Get Prepared: Fellowship Planning
A strong fellowship application requires preparation - even as early as your first year in college. This four-year plan gives you the most time to accrue the experiences to be competitive.
National fellowships and scholarships are fiercely competitive. As a Southwestern student, you can benefit from many curricular and co-curricular experiences to make you a strong applicant, especially if you “begin with the end in mind.” The earlier and more often you engage in the process of exploring fellowship options, the longer time horizon you have to accrue the necessary experiences and credentials to successfully earn these prestigious awards. The following year-by-year timeline offers suggestions for setting yourself up to compete:
Although it may seem that fellowships are too far in the future to be a priority, it is not too early to begin making curricular and extracurricular choices that will help you compete for prestigious awards.
An outstanding academic record, substantial leadership and civic engagement activities, and a knowledge of and curiosity about the world are all hallmarks of fellowship recipients and can begin from your first weeks on campus.
Get to know your faculty and your advisor(s) so that you make good decisions. Let your academic advisor and the CCPD’s fellowship advisor know of your aspiration to apply. Involve yourself in activities and take a leadership role. Ask yourself which choices will build upon your current strengths and draw together the different parts of your life into a coherent structure. Aim for this cohesiveness right from the start.
You are eligible to apply for some fellowships this year—such as the Hatton Sumners Scholarship—and you need to start preparing applications for other fellowships in your junior year. Review the diversity of fellowship opportunities using this site and its links and talk with the fellowship advisor, your academic advisor, and faculty members about your ideas. As well as maintaining your extracurricular activities, you should gather information about and give thought to a foreign study experience for your junior year. Get advice, particularly from the Office of Study Abroad and International Student Services, on which foreign study locations might be best for you. Keep up on current events not only on line but also through newspapers and publications such as The Economist.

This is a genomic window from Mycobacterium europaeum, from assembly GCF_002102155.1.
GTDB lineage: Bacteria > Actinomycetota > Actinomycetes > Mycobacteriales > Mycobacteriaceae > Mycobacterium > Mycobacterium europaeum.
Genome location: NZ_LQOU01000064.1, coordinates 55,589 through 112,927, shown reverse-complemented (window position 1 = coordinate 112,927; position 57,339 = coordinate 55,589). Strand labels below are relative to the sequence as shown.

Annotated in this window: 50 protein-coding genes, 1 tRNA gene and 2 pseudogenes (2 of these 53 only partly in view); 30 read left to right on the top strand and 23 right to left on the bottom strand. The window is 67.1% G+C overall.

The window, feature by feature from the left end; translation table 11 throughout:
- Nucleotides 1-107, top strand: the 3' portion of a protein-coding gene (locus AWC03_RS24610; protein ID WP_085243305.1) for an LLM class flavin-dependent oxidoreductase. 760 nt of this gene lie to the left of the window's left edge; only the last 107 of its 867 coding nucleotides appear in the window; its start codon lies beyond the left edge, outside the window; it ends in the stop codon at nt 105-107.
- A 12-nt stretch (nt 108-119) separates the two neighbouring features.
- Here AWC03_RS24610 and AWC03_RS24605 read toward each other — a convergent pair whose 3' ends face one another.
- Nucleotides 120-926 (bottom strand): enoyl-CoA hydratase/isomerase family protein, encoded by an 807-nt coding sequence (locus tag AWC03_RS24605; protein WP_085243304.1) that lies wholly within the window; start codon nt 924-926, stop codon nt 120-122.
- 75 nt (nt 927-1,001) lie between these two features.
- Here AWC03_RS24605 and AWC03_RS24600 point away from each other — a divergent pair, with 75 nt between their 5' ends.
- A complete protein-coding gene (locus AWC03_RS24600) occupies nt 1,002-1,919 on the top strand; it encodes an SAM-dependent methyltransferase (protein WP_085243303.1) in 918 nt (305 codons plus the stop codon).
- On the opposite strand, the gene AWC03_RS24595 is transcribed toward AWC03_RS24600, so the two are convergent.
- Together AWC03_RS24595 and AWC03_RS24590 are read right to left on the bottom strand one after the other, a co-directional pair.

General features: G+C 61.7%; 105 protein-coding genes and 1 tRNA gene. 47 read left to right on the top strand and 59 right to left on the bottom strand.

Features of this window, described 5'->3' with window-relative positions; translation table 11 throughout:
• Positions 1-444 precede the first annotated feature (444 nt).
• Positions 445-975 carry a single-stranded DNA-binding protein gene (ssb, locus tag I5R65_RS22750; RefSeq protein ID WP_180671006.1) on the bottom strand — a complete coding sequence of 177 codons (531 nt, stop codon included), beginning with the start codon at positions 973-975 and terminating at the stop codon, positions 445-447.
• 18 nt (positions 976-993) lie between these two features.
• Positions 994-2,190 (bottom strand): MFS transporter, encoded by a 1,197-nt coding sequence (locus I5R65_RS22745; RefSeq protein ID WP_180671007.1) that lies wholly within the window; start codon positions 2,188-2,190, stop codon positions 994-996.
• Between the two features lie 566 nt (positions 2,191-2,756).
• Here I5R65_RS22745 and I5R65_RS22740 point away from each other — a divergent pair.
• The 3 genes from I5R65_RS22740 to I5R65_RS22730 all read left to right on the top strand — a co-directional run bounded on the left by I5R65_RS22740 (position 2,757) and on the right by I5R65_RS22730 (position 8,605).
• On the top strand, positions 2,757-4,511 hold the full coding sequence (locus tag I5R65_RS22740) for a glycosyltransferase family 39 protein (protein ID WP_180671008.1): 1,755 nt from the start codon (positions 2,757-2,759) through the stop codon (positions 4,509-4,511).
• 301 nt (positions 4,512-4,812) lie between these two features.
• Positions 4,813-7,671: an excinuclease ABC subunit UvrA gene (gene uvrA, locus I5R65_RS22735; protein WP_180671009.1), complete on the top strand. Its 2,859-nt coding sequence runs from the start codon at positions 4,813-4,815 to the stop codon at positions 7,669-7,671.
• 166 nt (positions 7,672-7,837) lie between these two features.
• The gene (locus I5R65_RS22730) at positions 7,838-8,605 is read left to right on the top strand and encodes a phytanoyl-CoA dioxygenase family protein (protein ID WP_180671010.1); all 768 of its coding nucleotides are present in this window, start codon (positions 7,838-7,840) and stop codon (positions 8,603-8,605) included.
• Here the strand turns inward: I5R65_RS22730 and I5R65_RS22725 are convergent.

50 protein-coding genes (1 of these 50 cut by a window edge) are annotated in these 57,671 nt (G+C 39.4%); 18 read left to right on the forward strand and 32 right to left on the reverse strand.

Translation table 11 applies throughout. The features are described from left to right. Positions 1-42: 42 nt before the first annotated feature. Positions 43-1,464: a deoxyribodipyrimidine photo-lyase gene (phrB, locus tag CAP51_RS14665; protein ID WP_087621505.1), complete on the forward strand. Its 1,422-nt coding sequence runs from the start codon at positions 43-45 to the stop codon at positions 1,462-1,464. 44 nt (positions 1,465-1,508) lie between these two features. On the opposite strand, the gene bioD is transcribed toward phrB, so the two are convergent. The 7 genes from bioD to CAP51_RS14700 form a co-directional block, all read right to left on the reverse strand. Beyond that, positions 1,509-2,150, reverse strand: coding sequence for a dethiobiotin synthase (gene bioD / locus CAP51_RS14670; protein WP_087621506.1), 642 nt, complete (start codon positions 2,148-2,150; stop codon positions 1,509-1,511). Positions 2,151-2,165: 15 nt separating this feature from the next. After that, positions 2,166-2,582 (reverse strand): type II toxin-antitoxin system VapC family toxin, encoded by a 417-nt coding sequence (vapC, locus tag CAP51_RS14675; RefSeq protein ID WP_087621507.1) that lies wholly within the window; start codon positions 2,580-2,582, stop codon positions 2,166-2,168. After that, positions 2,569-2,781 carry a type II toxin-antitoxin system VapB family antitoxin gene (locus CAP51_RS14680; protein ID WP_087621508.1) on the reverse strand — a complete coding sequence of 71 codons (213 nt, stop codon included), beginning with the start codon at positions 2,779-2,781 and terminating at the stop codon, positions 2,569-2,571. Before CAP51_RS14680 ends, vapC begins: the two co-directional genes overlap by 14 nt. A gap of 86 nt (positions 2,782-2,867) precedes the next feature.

In many cases, this is the most significant year for many fellowship opportunities in that it is the time to begin preparing for senior year and postgraduate fellowships. It is also the time to apply for some fellowships - such as the Harry S. Truman Scholarship. If you are studying abroad part or all of the year, keep in touch with the fellowship advisor and your academic advisor.
Given that many fellowship deadlines are as early as mid-September of your senior year, it will be very important to get started writing your essays and gathering letters of recommendation during the junior year. Ideally, your application timeline should resemble the following:
- By late Spring: Declare your interest in applying to the fellowship advisor and prospective recommenders. Request recommendations to be completed by August.
- Summer: Applications will require writing multiple drafts of all essays with time to solicit feedback (if allowed by the fellowship agency) and make edits. Communicate regularly with the fellowship advisor and key mentors (often your recommenders) about the content of your application during the summer as you revise your application materials. Begin preparing for possible campus or national interviews. Consider taking part in practice interviews with the fellowship advisor and other Center for Career & Professional Development team members. Staying aware of current affairs becomes increasingly important, as they are often the subject of interview questions.
Much of the work on fellowship applications should be in place before you return for the fall semester. Be sure to keep the fellowship advisor apprised of your progress. Following deadlines—internal to Southwestern and external to the program—is essential. All written material should be proofread, repeatedly, and error-free.
After submitting all application materials by an internal campus deadlines, next steps may include on-campus interviews with faculty and staff before final submission to the granting organization. Some fellowships will require supplemental materials, such as submitting video recorded interviews.
If you are selected to move forward in the application processes, many fellowships will conduct virtual or in-person interviews. In-person interview travel costs are usually funded by the granting agency. Well in advance of any interviews, you should seek interview advice from the Center for Career & Professional Development and take part in practice interviews.
You can also apply for many fellowships in a future cycle. Support for you as an applicant is still available as a graduate.